Don’t Touch That Pork: A Few Swine Flu Truths And Myths

With all the wailing and gnashing of teeth involved with the latest flu outbreak, I think it’s time we set a few things straight about the swine flu. Think of it as a little public service announcement just to shock some of you out of that panic and get you thinking straight.

First of all, pork is safe. Yes, I know it’s called swine flu but it’s nothing like mad cow disease. That’s why there’s a flu at the end instead of disease, of course. The disease spreads via the same way normal flu spreads: contact with a contaminated area or person then contact with either the eyes, nose, or mouth of the prospective infected. Cooked pork can’t possibly be ever infected because cooking and preparation make sure that the meat is clean and healthy for consumption. So, yeah, no need to worry about the ham and bacon in the supermarket.

Secondly, there’s a treatment. Zanamivir and oseltamivir are neuroaminidase inhibitors which is a fancy description of what they do; they’re a type of antiviral drugs that inhibits cell reproduction of viruses so that they won’t spread in the patient’s body. The Center for Disease Control has highly recommended their use for the treatment and control of the disease. Actually, if you find yourself sick, you can do initial treatment via the normal over-the-counter antibiotics that you use when dealing with the normal flu. These can help make the symptoms more bearable and help your body resist the disease better. Those and quite a bit of bed rest can go a long way to make you feel better.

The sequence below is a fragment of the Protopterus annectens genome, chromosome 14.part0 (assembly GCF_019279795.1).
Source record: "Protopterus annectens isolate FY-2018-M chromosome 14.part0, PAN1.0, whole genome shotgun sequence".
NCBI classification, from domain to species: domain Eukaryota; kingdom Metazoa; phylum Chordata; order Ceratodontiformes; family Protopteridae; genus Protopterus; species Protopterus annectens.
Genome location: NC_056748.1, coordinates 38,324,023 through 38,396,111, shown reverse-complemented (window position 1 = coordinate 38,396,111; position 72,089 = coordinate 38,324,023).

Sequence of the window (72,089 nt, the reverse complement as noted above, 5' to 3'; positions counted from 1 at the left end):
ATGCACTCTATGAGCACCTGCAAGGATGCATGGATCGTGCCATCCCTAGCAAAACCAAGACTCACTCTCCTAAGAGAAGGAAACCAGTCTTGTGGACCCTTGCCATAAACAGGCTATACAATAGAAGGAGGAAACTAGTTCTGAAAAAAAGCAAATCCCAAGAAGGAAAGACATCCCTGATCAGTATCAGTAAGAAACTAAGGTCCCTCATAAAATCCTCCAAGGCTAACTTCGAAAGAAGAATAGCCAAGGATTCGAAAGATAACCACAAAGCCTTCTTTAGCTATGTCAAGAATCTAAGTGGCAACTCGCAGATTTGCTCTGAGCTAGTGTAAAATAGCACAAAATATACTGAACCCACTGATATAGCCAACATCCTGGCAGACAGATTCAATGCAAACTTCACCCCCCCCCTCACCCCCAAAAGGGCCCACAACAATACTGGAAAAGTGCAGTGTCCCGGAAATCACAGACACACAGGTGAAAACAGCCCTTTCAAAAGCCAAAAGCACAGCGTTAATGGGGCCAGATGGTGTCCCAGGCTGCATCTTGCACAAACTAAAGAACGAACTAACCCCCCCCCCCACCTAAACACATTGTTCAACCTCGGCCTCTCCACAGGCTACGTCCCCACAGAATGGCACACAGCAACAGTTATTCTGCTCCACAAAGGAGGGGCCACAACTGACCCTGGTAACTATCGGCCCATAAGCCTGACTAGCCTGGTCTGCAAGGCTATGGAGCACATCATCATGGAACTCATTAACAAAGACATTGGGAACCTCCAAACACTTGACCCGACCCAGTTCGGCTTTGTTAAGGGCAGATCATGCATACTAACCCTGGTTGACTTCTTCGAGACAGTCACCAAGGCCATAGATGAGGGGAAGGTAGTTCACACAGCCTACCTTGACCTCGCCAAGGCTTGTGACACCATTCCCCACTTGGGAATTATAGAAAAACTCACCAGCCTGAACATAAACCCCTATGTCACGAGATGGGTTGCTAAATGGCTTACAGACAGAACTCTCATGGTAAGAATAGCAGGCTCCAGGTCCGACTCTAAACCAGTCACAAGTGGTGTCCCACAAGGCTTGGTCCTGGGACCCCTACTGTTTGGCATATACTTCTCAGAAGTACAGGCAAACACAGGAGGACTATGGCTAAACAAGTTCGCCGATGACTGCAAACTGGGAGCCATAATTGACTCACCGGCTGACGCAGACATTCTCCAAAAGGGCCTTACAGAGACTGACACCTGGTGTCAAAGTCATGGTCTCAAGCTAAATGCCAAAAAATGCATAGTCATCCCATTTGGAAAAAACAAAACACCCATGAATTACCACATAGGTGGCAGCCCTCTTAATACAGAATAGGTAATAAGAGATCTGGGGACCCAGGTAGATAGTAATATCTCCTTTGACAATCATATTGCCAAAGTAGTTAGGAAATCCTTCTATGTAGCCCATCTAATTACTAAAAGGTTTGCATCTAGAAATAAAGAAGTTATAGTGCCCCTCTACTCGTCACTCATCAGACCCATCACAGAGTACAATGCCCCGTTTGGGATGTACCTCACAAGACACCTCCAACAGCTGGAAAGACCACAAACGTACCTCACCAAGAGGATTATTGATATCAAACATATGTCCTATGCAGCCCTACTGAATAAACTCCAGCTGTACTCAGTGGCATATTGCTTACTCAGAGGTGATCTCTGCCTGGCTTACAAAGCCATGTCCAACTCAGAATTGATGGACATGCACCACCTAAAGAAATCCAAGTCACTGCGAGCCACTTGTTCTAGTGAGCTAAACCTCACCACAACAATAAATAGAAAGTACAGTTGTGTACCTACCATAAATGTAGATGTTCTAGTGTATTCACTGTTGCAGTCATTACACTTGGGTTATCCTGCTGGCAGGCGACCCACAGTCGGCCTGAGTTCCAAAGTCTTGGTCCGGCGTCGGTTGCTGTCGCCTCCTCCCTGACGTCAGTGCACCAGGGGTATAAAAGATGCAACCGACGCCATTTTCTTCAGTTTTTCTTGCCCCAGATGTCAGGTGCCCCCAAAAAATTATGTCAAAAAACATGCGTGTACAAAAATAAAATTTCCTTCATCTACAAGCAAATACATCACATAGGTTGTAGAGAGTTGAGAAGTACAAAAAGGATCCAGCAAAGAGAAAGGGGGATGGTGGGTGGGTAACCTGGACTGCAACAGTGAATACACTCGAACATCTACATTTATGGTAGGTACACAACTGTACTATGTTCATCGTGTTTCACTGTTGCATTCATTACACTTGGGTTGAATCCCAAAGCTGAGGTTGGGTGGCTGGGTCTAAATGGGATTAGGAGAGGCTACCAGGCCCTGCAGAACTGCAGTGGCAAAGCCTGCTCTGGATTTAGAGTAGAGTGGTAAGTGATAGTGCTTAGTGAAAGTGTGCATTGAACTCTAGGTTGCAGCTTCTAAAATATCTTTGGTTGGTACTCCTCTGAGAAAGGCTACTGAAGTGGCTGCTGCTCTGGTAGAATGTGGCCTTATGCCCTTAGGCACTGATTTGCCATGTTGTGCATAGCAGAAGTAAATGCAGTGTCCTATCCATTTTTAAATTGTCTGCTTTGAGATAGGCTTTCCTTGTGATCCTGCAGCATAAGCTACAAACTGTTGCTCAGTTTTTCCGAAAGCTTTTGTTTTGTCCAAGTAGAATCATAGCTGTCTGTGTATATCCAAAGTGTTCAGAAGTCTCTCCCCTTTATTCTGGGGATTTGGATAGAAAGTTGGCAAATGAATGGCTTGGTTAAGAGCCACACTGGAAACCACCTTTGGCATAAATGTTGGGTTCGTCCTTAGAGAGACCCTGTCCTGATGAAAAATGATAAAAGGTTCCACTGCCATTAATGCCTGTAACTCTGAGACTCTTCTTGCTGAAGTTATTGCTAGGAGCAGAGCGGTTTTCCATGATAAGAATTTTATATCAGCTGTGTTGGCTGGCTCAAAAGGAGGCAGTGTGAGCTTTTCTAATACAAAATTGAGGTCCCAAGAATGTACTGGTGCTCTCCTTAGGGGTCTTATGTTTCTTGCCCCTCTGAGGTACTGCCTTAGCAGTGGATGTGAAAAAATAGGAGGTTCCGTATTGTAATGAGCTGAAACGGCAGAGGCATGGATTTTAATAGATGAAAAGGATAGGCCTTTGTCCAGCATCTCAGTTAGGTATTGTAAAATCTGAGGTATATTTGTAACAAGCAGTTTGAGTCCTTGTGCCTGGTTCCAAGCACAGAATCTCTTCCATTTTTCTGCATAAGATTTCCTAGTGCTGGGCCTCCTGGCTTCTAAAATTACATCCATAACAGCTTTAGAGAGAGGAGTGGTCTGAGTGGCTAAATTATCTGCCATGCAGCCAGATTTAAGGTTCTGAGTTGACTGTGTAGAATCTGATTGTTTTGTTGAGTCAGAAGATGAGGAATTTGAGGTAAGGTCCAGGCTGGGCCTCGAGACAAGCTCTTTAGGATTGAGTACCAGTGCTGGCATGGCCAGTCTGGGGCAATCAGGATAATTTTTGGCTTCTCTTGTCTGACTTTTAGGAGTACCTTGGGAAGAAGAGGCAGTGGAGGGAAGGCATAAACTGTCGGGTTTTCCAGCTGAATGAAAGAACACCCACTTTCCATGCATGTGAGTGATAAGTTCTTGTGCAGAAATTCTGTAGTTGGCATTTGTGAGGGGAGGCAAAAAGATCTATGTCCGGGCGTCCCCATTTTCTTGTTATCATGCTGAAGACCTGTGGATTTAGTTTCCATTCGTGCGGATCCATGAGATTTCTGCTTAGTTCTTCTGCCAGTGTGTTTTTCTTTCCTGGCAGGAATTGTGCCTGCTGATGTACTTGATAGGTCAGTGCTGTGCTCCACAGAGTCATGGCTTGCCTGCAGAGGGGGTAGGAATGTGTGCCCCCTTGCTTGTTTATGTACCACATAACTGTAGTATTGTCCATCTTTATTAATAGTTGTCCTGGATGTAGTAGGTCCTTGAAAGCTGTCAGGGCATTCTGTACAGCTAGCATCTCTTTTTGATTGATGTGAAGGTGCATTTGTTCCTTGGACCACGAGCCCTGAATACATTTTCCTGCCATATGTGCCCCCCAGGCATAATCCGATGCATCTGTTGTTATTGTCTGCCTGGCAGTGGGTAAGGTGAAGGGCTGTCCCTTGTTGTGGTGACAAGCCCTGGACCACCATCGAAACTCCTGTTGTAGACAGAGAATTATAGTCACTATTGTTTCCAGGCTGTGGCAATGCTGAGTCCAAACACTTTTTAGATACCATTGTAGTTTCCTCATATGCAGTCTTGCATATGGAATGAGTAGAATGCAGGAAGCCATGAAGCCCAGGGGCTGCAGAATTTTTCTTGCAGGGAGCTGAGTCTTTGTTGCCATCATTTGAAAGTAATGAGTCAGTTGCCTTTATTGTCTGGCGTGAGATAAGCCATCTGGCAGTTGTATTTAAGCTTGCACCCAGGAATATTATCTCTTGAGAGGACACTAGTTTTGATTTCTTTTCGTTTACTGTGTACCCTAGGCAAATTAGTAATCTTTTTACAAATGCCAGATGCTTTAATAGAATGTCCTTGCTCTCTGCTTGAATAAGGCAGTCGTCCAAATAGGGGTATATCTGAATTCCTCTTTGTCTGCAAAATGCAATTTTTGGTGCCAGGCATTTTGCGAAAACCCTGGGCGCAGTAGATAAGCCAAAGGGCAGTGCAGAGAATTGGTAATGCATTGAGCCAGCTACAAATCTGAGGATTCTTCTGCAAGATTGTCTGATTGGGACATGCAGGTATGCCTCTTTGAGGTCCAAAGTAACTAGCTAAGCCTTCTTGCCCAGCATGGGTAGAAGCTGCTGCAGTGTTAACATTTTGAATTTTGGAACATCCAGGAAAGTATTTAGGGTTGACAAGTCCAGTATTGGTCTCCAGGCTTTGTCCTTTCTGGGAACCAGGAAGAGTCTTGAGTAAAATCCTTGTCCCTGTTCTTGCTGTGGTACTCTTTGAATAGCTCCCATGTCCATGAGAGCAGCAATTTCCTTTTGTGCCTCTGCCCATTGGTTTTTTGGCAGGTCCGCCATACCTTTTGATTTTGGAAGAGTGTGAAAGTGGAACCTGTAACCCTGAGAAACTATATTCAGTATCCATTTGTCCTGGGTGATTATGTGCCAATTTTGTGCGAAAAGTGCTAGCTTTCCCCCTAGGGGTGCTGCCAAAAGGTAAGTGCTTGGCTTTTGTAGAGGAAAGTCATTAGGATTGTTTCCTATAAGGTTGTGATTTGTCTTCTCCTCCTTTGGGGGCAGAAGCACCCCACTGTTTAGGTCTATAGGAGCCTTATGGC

Thirdly, it’s not gonna kill us all. Even at the height of the 1918 Spanish Flu epidemic, with its more than fifty million worldwide death count, the human race wasn’t exactly in danger. Plagues and diseases have been a part of human civilization and history for years. Humans have a way of surviving and infections eventually burn out, one of the disadvantages of killing your hosts too quickly. The bodycount may pile high but no natural disease can eliminate the human species that easily. Besides, like I mentioned earlier, it is treatable and you can recover from it.

Fourth, it’s not that contagious. Okay, yeah, it’s contagious, but like all diseases it has its particular infection vectors and if you know those vectors, a disease can easily be avoided. In this case, swine flu it may be, but it’s still the flu. This means it spreads through the contact points I said earlier. Regularly washing your hands before eating is a step in the right direction and, also, not hanging around sick people, though that one should be pretty obvious.

Fifth, it’s still the flu. The description maybe a bit vague and the name exotic, but it’s still the flu in the beginning. You’ll know you’re from it the same way you know you’re sick from the flu: colds, coughs, chills, and fatigue. That’s the initial stuff though. If you were smart, you’d have taken your antibiotics and lessened the effects. If you’re okay after a few days, that was just the normal flu. However, if the symptoms persist, and you start to vomit or start to suffer from diarrhea, then it’s swine flu and you better call for a doctor.

Well, that’s all then. Hopefully, these bits of information help clear up a few things about the swine flu and help you to undestand the currect situation the world is in.